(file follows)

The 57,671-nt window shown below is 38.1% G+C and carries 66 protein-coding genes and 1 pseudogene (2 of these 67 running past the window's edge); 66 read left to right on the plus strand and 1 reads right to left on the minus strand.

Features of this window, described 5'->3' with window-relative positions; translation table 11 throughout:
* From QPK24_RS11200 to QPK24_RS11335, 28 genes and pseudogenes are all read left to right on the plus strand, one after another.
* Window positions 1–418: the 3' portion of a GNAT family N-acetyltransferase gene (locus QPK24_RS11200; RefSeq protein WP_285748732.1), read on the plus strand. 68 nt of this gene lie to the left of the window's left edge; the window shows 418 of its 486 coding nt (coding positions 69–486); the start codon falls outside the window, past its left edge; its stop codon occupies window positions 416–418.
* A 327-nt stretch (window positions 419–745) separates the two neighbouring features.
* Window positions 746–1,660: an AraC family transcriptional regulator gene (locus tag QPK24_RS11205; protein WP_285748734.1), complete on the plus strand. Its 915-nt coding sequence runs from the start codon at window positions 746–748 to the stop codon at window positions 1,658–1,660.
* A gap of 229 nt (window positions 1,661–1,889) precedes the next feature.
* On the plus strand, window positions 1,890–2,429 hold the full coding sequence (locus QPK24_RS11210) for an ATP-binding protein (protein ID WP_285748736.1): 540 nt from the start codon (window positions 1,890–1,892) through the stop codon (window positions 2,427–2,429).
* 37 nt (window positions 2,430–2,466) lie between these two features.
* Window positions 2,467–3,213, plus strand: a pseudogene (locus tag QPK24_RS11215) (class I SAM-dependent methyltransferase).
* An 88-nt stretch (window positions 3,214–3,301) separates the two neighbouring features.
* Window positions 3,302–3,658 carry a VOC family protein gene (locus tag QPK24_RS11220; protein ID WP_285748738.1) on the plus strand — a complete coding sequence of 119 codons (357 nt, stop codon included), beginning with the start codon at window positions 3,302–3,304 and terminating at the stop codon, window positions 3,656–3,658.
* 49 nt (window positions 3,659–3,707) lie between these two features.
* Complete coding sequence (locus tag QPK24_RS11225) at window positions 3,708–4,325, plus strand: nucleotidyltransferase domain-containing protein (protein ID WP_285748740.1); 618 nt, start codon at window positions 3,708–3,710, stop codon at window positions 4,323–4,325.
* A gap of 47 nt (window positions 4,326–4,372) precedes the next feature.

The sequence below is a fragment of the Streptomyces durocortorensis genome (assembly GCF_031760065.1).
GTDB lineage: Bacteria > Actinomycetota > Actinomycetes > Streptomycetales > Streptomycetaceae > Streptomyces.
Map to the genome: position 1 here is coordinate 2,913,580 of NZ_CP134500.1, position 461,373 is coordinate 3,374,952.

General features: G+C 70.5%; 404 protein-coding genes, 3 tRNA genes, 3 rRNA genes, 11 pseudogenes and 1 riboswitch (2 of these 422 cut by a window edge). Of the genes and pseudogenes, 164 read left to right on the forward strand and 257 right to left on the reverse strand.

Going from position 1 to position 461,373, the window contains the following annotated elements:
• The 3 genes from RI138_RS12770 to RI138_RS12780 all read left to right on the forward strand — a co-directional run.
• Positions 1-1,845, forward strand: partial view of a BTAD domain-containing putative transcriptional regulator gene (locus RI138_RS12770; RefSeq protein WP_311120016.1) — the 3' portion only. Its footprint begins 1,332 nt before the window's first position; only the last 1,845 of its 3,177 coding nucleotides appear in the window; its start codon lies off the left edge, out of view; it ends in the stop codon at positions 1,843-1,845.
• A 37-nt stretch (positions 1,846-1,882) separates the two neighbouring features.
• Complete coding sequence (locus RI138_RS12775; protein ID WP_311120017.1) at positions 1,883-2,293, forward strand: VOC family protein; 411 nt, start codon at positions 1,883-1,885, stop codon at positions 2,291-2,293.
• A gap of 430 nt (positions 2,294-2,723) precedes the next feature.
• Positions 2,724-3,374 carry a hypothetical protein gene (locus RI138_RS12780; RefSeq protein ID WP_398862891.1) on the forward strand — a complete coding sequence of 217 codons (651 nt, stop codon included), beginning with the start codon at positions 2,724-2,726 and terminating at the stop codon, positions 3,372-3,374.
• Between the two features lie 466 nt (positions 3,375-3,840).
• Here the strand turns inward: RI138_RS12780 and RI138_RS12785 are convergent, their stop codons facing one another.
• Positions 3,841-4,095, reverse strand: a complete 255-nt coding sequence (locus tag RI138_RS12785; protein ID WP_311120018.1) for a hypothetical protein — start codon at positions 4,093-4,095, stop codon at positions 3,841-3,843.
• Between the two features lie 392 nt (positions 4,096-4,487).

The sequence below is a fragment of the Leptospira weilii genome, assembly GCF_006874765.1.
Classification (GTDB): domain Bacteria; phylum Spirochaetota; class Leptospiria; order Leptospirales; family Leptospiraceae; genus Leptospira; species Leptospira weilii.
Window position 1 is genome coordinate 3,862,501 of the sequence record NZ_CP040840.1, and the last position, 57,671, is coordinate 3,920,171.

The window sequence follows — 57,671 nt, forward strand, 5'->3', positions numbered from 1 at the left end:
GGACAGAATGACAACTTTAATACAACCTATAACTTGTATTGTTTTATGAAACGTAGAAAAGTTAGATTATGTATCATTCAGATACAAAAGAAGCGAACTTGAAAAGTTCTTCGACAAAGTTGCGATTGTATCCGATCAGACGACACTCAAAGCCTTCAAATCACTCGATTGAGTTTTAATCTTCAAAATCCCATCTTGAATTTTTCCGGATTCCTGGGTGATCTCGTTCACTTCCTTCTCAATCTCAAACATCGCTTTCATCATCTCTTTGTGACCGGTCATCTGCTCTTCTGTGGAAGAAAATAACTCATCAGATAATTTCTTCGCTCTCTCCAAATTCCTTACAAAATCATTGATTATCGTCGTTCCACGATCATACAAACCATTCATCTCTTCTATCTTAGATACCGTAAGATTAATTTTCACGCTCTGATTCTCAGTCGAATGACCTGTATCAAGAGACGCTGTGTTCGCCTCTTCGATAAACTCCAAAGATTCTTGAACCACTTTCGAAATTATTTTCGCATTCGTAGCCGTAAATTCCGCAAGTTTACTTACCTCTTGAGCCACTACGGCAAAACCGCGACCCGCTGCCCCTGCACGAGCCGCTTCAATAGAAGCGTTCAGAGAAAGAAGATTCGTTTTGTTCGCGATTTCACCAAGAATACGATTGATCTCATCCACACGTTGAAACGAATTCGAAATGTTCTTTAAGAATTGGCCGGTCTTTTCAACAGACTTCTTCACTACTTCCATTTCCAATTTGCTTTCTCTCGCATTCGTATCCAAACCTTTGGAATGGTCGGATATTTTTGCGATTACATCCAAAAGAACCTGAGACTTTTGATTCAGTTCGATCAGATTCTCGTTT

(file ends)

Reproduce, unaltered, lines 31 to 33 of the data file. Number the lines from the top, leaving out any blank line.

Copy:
The sequence below is a fragment of the Leptospira weilii genome, assembly GCF_006874765.1.
Classification (GTDB): domain Bacteria; phylum Spirochaetota; class Leptospiria; order Leptospirales; family Leptospiraceae; genus Leptospira; species Leptospira weilii.
Window position 1 is genome coordinate 3,862,501 of the sequence record NZ_CP040840.1, and the last position, 57,671, is coordinate 3,920,171.